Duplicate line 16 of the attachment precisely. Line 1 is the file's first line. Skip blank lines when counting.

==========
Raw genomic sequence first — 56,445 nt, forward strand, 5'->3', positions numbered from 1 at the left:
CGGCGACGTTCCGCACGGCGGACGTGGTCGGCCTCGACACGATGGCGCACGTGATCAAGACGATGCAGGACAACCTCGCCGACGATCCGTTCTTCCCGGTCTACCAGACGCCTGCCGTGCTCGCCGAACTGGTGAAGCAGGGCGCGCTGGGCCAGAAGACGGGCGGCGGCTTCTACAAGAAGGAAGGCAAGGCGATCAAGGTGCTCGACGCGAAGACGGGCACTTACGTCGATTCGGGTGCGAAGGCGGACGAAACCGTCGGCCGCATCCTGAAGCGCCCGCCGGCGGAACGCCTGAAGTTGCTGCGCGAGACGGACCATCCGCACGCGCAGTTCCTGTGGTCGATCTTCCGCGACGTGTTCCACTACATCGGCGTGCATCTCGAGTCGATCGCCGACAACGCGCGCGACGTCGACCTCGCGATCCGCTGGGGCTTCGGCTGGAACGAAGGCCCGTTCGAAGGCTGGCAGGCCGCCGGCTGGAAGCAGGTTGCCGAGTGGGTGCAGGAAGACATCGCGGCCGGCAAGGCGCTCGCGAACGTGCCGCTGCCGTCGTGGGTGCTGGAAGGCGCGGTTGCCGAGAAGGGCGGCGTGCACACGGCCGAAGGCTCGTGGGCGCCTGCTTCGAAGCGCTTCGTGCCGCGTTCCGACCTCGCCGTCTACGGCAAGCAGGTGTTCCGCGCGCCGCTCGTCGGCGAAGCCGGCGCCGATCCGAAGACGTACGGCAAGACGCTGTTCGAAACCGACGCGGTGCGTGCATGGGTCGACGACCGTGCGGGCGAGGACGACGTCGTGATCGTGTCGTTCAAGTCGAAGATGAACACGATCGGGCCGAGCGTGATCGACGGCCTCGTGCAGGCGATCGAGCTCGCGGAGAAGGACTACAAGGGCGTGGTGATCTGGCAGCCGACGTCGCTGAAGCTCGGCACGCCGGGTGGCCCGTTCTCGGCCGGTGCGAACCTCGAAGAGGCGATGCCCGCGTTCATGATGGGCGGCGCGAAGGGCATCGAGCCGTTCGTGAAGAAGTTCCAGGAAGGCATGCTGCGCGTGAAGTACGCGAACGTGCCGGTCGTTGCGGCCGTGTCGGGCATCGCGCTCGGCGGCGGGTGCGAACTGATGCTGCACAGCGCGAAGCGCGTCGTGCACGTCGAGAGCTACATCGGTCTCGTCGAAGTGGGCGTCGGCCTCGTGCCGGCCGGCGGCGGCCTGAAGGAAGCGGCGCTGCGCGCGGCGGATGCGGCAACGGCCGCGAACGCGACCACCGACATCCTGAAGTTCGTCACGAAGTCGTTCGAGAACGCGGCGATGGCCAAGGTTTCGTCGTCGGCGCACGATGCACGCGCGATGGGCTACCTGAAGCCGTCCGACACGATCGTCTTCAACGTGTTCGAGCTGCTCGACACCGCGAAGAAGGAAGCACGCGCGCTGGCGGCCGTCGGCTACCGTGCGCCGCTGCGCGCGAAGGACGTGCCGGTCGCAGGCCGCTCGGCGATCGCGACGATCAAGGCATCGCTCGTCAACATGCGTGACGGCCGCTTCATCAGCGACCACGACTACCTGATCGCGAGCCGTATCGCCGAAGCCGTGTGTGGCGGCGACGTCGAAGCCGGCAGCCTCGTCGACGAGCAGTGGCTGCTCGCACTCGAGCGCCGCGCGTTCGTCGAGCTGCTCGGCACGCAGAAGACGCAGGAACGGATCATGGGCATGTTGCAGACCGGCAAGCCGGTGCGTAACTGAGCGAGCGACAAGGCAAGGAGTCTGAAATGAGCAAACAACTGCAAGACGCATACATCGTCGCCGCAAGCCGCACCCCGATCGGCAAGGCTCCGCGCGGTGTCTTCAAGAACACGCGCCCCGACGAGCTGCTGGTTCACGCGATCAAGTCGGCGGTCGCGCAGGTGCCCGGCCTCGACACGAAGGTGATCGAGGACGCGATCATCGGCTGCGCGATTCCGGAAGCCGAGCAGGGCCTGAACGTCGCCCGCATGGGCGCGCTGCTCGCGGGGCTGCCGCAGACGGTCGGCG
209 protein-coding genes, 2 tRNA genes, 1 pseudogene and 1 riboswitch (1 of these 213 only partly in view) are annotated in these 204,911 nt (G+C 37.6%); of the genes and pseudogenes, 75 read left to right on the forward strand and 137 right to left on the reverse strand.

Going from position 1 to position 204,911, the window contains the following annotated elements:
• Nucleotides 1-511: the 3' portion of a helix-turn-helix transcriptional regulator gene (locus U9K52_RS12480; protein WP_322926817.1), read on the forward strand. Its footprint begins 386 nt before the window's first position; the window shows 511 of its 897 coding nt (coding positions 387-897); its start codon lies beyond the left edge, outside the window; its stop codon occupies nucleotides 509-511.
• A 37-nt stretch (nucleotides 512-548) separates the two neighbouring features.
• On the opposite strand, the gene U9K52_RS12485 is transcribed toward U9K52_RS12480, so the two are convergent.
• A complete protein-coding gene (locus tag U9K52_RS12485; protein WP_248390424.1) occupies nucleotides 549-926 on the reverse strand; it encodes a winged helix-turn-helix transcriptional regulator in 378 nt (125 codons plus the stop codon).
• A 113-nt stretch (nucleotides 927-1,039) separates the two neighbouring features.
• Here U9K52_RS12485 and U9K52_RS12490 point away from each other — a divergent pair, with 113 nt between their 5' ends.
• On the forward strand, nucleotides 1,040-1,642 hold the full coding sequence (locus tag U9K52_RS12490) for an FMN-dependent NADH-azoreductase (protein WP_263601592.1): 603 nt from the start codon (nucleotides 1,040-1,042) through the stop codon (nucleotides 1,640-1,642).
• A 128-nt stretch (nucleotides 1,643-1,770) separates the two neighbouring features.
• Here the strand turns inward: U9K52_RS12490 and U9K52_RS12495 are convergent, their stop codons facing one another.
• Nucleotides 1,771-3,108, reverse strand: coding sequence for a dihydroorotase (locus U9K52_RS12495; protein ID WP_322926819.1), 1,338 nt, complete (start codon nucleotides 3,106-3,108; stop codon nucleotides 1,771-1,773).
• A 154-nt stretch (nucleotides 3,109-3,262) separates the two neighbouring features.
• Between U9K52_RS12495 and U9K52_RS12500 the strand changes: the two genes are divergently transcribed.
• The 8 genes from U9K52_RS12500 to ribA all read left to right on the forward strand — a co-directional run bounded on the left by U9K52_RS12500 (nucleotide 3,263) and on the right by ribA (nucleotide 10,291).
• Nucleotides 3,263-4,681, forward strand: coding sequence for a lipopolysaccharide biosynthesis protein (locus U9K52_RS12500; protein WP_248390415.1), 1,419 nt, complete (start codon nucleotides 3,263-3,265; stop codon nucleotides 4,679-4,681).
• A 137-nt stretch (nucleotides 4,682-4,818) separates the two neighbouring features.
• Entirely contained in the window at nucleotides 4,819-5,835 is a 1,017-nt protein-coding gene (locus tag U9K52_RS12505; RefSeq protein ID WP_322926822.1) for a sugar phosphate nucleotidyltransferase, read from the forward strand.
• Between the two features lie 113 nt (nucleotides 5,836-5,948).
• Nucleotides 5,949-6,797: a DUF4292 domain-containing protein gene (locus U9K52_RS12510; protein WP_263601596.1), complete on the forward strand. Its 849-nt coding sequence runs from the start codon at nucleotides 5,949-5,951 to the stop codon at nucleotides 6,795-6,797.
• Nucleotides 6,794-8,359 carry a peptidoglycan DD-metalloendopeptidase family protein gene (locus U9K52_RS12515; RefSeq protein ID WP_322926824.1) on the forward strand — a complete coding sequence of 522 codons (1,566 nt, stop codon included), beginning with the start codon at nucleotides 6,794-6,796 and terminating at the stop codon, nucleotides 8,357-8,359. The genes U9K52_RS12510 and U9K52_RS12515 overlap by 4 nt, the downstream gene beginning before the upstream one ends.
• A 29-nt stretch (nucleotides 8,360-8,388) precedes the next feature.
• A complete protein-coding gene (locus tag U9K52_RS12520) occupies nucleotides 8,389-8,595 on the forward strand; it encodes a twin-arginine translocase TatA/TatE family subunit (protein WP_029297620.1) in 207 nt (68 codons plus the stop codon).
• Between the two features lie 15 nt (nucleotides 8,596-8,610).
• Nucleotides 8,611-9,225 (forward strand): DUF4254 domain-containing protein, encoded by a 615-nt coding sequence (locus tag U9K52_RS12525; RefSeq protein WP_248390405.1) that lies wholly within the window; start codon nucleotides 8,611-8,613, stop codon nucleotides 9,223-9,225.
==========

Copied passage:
• Between U9K52_RS12495 and U9K52_RS12500 the strand changes: the two genes are divergently transcribed.